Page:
Metals

Talon mine would put Minnesota in forefront of climate change response

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Winona LaDuke’s counterpoint (“Latest mine scheme is another assault on Indigenous rights,” Opinion Exchange, Oct. 9“) was a disappointing read for the 73 Minnesotans who are trying hard to develop the Tamarack Nickel Project in Aitkin County in a way that respects tribal history, culture, tribal sovereign governments and seeks to establish new ways of economic benefit sharing and economic participation for tribal governments and their members.

I am proud to be part of the team that will submit a mine plan for environmental review early next year that we believe will protect the natural environment while also producing the necessary minerals and metals required in the clean energy transition. This plan will be informed by over 100 community engagement and listening sessions held in the last year with a variety of stakeholders in Aitkin and Carlton counties.

I am proud of our approach to community engagement and the work we are doing now to develop a plan that addresses concerns that we have heard from community members and tribal sovereign governments.

While I respect LaDuke as an economist, climate activist, Native American woman business owner and national Indigenous leader, I wish she had engaged directly with our team to learn more about the project before opposing it and preempting the democratically designed, science-based process to review and permit major projects in Minnesota. For someone who has passionately advocated for society to recognize the negative impacts of climate change, it is surprising that she has reached a negative conclusion about Minnesota’s opportunity to supply the necessary ingredients for the clean energy transition — especially given that the nickel, iron and copper from Tamarack are infinitely recyclable.

Talon Metals’ goals for the Tamarack Nickel project are clear: provide a domestic source of nickel for batteries made in America while also protecting the natural environment, create high-paying union jobs for working people in Aitkin and Carlton counties, work with American battery manufacturers like Tesla and recycling companies like Li-Cycle to ensure a domestic supply of battery minerals, and generate millions of dollars in royalty payments for Minnesota schools, local governments and regional economic development.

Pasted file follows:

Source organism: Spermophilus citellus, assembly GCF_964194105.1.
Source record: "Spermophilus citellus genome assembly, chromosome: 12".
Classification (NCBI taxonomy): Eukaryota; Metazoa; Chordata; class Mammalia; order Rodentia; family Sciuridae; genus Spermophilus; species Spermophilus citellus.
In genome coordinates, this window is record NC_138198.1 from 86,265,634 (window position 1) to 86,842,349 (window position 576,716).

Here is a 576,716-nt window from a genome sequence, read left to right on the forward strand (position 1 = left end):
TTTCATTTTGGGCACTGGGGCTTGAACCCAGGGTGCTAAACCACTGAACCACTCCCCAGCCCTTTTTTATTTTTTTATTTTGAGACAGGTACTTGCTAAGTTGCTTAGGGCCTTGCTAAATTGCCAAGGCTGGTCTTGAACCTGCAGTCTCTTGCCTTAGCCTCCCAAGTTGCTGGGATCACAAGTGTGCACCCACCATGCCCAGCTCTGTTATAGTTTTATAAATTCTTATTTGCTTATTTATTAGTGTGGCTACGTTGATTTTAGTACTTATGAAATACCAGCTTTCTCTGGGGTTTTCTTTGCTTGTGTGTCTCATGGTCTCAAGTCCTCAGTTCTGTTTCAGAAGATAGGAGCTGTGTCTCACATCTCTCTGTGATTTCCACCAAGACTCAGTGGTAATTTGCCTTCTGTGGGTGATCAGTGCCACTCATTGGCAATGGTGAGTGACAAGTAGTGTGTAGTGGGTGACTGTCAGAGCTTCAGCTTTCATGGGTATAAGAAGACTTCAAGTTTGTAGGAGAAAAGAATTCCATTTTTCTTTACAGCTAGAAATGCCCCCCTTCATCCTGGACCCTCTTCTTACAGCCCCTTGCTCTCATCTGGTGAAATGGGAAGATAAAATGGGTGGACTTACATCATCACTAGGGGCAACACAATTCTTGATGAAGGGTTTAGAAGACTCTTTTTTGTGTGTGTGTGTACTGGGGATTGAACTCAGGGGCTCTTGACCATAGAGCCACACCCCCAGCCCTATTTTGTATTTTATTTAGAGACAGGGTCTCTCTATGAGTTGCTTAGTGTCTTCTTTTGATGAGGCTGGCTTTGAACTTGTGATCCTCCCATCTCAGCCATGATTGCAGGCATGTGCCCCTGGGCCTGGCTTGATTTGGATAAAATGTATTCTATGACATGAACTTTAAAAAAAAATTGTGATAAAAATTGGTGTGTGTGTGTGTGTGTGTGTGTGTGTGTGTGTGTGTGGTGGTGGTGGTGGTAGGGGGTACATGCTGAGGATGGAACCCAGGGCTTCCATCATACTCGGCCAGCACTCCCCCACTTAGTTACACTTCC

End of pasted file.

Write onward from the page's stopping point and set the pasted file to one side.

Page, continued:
Our corporate statement on tribal respect (Talon-Tribal-Engagement-Consultaion-Statement.pdf) also makes clear that we are committed to respect for tribal sovereign governments, committed to cultural and environmental protection and seek to offer economic benefit sharing to tribal governments and tribal members.

Through the democratic process, Minnesota has developed a rigorous and science-based environmental review and permitting process that uses science to judge the extent to which a development project would impact the natural environment we all cherish. Upon completion of the science-based review, our elected officials who are accountable to voters make judgments about economic contributions, job creation and potential environmental risk.

This process has served Minnesotans well as we continue to grow economically while remaining focused on protecting our most valuable natural resources: clean water, clean air, healthy aquatic life, wild rice, wildlife, recreation and public health.

As the Tamarack mine plan is shaped and finalized, we have and will continue to conduct extensive public engagement and information sharing with tribal governments. When completed early next year, the mine plan will be presented to the public and submitted to the science-based state environmental review and permitting process. The process will be transparent and include significant opportunity for public input, advocacy for changes and ultimately to oppose permits.

LaDuke has apparently decided to reject the democratically produced scientific review process and opposes the Tamarack Nickel Project before it can even be proposed for consideration. While this is disappointing, I believe that most Minnesotans will not jump to such a conclusion and will wait for our team at Tamarack to propose the project and then participate in the science-based process to review the plan before reaching a conclusion.

In the meantime, LaDuke is welcome to visit Tamarack for a tour or to participate in one of our quarterly community sessions if she is willing to consider the perspectives of other people who live in greater Minnesota.

Jessica Johnson, of Tamarack, Minn., is community relations and government relations manager for Talon Metals, majority owner and operator of the high-grade nickel-iron-copper Tamarack Nickel Project.

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